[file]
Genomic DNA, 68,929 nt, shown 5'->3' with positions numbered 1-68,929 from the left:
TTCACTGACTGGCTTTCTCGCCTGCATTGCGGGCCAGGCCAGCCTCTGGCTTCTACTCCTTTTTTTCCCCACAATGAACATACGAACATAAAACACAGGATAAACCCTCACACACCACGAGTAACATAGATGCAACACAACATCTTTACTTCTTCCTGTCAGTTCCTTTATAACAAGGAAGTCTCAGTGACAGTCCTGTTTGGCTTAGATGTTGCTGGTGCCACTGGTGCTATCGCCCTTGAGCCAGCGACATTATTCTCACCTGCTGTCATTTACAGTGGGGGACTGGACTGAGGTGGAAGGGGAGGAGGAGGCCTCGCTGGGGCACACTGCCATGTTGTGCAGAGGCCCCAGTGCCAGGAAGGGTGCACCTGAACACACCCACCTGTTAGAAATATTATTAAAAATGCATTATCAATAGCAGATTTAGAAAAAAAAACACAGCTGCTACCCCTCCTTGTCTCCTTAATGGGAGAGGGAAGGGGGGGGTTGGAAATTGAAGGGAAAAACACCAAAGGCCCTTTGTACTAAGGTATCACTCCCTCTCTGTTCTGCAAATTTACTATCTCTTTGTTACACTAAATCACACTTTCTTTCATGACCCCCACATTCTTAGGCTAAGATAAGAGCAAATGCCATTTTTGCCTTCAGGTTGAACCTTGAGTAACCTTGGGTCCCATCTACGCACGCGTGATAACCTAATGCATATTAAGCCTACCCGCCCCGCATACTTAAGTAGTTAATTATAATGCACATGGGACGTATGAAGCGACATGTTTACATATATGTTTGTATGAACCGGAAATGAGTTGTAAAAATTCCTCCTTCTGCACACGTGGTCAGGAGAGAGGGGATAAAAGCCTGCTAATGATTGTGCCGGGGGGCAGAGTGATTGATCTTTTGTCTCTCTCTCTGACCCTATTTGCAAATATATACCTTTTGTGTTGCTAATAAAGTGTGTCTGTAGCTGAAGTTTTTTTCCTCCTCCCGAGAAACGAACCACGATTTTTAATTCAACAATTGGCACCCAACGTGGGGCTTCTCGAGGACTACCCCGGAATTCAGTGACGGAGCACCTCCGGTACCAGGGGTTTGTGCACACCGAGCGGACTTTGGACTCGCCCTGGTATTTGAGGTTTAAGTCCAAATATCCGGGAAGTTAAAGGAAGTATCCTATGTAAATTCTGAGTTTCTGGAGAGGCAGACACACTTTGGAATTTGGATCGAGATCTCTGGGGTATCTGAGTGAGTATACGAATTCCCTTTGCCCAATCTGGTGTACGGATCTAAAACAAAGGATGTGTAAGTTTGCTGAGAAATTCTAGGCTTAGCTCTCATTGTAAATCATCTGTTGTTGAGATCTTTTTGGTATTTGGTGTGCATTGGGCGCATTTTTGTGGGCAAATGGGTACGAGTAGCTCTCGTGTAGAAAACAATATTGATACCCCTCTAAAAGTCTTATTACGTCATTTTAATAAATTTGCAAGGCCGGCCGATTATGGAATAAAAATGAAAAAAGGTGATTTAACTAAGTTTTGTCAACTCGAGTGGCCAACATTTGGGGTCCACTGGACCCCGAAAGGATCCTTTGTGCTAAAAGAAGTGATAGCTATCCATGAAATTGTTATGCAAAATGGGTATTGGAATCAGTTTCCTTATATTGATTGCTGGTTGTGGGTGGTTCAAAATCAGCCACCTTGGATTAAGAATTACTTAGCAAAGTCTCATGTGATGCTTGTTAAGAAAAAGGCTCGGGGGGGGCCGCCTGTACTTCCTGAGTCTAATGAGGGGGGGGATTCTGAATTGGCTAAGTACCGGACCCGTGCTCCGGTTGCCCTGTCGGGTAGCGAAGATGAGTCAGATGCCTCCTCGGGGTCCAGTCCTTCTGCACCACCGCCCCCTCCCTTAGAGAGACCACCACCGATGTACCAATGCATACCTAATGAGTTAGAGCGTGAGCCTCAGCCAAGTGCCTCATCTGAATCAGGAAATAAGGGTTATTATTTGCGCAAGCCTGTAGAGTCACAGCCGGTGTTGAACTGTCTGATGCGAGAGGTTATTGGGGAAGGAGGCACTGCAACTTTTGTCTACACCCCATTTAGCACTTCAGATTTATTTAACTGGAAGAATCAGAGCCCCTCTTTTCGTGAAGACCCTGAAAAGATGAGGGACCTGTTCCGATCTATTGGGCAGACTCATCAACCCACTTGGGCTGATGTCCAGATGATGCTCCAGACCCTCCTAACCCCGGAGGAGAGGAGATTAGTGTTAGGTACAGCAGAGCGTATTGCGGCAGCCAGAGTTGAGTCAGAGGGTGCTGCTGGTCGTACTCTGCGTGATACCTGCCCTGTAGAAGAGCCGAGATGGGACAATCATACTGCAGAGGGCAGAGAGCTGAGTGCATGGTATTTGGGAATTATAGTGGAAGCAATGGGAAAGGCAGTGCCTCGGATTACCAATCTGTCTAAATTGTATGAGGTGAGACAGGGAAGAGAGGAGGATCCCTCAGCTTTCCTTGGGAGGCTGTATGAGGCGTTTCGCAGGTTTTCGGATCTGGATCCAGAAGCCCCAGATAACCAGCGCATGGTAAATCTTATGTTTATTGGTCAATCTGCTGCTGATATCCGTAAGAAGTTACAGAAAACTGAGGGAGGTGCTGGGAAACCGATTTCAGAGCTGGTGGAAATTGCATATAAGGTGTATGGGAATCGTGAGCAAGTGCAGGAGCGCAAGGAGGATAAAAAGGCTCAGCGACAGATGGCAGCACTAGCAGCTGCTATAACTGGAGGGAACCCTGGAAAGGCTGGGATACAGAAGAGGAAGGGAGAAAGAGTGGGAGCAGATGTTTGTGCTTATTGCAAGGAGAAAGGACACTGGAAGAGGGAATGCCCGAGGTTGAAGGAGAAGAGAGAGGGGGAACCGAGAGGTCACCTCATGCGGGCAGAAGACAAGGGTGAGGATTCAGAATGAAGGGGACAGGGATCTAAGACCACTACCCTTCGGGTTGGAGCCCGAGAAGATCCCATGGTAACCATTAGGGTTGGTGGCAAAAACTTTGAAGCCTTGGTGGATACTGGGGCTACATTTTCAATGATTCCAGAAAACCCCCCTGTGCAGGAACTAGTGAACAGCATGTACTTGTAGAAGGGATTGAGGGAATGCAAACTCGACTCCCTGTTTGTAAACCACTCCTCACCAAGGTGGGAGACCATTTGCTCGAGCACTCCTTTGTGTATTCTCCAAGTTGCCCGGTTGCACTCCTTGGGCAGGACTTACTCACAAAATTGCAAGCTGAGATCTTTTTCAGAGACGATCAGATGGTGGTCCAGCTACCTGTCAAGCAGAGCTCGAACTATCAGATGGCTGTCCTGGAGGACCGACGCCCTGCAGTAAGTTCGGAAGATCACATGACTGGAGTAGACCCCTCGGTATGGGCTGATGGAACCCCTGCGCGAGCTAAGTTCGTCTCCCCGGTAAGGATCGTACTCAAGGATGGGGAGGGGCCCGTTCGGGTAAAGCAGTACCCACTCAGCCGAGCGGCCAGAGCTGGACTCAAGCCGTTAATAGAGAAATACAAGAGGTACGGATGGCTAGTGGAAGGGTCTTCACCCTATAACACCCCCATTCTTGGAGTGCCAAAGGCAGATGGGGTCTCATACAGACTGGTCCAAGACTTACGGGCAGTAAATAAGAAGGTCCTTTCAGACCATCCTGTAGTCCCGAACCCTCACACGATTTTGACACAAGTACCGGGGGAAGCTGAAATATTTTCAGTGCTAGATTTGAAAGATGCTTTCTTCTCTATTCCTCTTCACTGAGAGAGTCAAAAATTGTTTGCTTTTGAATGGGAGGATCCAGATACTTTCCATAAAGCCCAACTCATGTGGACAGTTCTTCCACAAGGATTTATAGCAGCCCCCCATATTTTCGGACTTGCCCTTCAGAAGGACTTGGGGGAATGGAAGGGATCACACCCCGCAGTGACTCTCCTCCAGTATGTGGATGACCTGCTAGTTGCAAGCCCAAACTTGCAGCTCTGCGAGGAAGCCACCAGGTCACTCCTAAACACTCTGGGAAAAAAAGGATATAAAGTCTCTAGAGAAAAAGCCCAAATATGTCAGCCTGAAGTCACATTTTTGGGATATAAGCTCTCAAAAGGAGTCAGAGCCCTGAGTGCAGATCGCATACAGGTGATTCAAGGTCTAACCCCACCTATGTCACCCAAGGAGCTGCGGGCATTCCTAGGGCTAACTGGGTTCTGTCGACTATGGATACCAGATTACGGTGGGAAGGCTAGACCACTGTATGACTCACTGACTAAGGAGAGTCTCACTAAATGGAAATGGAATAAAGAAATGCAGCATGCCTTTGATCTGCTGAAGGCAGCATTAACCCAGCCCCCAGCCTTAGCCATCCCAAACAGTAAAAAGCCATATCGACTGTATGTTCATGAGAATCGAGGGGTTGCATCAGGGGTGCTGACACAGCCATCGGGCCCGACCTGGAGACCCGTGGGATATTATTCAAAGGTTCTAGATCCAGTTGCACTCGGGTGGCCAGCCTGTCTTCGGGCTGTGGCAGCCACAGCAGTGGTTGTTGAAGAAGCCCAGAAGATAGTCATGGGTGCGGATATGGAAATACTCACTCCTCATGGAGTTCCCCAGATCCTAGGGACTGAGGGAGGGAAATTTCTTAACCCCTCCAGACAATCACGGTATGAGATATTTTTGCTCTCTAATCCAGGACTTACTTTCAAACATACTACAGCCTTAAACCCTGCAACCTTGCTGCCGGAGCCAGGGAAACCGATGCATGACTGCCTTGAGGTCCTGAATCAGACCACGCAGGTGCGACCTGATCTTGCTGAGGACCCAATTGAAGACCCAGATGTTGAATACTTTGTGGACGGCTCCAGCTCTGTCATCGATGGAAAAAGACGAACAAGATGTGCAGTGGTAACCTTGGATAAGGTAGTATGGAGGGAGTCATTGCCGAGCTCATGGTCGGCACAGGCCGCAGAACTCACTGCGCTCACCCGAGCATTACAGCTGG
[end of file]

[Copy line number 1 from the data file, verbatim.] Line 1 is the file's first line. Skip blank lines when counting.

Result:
Genomic DNA, 68,929 nt, shown 5'->3' with positions numbered 1-68,929 from the left: